I've seen some of the specifications for copper drop cable that refers to it as OK to "cross" low voltage power lines - which I presume is rather different from running parallel to it.
I expect, therefore, that the spec for fibre microtubing might have similar differences. And BT's confidence in how it performs in reality might not be high.
Deploying FTTP *in the UK
* and for *mass residential use
* is relatively new, and relatively unproven. We're not talking about the technology here, but the methods of deployment, the training of the staff, and the impact of both on the future maintenance of the equipment.
So deployment of FTTP is, so far, a large-scale trial for BT to learn all the various gotcha's as they apply to the current environment in the UK, with regard to all kinds of legislation, health & safety, union rules, training and things such as weather, and the future impact to callouts and interaction with other utilities.
All of this plays it part in determining whether a FTTP rollout is profitable, or worthwhile at all, so you have to expect that they want to make sure they have learnt the right lessons as they go. If they don't, then FTTP deployment will be killed for decades...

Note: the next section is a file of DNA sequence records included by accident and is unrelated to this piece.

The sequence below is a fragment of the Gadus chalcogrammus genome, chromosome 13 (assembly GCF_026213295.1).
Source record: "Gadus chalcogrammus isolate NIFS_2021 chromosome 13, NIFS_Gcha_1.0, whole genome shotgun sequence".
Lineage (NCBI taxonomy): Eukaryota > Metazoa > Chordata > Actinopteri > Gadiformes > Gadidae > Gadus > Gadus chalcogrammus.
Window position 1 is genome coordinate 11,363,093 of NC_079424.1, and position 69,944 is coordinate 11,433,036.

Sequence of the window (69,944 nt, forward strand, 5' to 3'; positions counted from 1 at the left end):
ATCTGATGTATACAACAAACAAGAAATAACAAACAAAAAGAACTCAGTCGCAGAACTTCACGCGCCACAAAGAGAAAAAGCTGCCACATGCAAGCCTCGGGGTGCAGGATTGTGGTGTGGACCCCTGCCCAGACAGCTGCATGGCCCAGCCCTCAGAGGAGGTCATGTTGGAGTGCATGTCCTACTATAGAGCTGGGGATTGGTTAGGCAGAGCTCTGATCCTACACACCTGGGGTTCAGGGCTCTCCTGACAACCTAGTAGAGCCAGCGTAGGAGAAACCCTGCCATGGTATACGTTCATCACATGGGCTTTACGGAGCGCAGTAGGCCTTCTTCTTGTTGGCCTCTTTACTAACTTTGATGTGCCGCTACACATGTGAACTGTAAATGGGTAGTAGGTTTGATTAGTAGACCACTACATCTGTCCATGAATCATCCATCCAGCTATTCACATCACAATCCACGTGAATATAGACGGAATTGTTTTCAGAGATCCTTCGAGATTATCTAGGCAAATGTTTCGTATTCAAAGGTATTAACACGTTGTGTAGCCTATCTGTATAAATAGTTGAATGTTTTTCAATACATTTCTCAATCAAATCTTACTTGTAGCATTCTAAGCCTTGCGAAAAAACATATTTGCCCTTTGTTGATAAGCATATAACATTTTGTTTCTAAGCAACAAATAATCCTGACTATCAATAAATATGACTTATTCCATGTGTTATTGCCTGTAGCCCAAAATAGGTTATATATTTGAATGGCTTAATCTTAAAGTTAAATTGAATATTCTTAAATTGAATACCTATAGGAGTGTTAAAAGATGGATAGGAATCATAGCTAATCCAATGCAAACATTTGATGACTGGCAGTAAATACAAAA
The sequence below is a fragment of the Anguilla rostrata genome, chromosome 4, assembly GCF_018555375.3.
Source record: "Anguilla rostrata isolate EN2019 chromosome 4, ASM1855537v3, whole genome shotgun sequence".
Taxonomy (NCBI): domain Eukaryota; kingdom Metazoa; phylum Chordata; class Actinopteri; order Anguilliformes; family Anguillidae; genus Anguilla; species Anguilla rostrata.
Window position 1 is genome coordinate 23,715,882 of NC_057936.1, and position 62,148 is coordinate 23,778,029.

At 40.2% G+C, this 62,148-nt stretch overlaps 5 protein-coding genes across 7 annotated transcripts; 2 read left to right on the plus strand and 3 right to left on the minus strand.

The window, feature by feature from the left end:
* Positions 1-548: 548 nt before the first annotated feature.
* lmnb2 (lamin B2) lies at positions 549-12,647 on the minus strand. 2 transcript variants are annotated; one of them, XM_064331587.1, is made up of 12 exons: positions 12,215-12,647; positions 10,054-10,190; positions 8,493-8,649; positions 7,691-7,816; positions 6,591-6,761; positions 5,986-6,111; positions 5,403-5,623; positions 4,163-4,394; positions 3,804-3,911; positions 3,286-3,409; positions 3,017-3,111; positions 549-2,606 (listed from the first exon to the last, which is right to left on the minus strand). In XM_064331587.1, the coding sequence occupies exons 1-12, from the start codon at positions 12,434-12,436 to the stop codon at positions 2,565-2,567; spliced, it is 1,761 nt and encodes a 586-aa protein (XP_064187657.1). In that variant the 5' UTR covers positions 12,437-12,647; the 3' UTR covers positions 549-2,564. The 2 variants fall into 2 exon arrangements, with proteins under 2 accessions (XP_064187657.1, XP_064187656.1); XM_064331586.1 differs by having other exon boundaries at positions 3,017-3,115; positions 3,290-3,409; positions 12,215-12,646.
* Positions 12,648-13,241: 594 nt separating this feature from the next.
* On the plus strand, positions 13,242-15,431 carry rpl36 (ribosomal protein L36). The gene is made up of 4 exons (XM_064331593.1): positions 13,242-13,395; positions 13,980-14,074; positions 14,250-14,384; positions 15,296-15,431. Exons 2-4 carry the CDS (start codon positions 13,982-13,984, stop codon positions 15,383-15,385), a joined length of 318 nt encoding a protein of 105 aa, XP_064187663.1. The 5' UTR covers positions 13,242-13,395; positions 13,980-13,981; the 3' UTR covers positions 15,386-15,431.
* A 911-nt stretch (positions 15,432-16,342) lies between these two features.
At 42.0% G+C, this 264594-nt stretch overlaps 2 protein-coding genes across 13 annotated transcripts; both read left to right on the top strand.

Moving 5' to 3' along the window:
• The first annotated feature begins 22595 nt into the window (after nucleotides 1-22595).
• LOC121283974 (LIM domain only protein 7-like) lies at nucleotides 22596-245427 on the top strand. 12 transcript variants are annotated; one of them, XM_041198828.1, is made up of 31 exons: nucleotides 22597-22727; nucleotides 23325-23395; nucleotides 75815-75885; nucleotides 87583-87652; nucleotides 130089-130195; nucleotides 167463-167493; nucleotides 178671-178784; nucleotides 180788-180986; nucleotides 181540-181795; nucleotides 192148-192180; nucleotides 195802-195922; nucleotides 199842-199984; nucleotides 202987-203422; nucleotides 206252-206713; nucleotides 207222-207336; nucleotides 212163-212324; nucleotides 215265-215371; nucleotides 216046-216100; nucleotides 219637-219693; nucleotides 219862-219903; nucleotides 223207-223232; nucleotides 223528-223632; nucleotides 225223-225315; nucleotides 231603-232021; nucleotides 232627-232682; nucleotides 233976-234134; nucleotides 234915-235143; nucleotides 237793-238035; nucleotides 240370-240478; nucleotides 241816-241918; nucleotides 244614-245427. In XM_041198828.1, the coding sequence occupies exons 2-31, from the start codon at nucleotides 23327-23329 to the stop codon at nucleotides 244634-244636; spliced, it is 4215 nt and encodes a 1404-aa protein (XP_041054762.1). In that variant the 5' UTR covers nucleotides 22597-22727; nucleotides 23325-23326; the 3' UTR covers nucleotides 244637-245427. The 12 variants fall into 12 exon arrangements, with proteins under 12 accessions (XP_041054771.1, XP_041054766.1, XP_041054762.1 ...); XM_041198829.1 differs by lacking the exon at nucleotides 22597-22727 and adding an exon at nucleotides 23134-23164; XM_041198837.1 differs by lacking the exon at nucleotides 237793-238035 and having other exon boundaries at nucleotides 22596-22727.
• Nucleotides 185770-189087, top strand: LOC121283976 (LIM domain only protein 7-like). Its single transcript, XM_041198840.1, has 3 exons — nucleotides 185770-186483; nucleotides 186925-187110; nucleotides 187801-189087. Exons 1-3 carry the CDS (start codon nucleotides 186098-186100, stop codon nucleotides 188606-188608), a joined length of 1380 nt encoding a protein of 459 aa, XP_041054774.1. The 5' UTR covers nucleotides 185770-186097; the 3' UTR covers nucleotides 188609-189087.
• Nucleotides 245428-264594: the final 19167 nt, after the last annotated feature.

Surely there's only one way to test the long-term resilience of an overhead fibre cable?
Yes. Both the microducting for blowing the fibre, and the fibre itself.
The manufacturer builds it to a spec.
BT install it at Martlesham Heath for a while, to see how it performs in reality. They get opinions from engineers about how it degrades over time, and how it performs in a degraded state. How maintenance is affected in a degraded state, and how a neighbour's line works when they order it ten years later.
When they're convinced it will survive for decades, and their staff can handle it, and that it deserves to be a real part of the future deployment, they can put it to the test in one or two live locations... and go through similar tests.
What they really need to ensure is that they aren't going to accidentally cause bad fragmentation of the stuff that gets deployed. If that ends up true, then they ensure they have a training nightmare in 30 years time.